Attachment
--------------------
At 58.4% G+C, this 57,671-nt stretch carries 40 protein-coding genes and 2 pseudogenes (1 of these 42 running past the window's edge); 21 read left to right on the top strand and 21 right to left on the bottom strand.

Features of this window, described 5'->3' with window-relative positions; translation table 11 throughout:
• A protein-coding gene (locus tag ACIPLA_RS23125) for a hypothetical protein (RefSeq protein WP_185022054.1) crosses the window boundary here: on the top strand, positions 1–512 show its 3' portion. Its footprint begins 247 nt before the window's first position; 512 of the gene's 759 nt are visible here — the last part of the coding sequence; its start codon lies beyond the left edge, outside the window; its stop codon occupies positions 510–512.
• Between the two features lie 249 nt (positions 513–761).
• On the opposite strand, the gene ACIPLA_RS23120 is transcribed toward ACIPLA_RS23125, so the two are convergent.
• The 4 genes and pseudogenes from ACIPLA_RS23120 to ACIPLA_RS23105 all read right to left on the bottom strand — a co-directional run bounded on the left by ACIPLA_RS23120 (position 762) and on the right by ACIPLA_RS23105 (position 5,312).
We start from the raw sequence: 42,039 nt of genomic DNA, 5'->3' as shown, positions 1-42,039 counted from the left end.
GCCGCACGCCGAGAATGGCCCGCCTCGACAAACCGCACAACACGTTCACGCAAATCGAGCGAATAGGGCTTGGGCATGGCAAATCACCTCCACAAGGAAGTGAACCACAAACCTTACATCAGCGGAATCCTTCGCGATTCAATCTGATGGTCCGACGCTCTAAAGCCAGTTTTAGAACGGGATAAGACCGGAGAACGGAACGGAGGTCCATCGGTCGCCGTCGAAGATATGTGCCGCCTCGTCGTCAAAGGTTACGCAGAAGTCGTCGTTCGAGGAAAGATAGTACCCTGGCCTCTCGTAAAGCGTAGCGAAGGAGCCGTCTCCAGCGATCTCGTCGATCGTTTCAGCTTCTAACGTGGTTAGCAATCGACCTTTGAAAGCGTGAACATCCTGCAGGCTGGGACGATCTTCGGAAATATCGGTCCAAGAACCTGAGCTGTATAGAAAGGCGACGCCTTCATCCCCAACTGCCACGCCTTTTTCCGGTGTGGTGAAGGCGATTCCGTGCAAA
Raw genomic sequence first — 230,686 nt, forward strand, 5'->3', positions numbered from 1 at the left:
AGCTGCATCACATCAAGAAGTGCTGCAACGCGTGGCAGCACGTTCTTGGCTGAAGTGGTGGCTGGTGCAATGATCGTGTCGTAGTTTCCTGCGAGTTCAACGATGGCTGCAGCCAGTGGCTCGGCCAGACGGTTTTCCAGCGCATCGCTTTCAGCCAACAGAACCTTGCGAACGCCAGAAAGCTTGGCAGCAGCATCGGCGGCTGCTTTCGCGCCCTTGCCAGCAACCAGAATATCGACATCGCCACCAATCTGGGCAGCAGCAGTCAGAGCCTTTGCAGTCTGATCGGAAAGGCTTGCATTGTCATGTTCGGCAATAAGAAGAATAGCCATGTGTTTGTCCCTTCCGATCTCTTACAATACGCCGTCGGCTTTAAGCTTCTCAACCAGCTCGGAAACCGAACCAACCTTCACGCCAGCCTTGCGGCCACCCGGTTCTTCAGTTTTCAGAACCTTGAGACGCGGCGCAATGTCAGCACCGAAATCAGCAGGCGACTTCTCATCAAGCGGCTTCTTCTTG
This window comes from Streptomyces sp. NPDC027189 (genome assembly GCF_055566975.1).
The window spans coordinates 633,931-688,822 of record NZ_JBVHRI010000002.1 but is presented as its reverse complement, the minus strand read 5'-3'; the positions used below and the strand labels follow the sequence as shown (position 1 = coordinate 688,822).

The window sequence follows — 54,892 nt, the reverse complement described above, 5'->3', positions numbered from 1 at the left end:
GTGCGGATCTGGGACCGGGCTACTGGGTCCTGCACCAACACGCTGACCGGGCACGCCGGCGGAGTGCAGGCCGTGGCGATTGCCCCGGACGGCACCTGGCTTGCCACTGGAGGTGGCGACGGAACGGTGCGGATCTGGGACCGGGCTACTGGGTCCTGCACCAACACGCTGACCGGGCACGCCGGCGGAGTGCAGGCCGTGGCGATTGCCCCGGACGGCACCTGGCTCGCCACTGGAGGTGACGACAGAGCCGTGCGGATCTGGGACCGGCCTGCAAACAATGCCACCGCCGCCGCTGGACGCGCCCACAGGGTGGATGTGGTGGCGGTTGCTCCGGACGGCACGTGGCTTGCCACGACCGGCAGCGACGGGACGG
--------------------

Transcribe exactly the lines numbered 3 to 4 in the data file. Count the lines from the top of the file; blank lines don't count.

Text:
• A protein-coding gene (locus tag ACIPLA_RS23125) for a hypothetical protein (RefSeq protein WP_185022054.1) crosses the window boundary here: on the top strand, positions 1–512 show its 3' portion. Its footprint begins 247 nt before the window's first position; 512 of the gene's 759 nt are visible here — the last part of the coding sequence; its start codon lies beyond the left edge, outside the window; its stop codon occupies positions 510–512.
• Between the two features lie 249 nt (positions 513–761).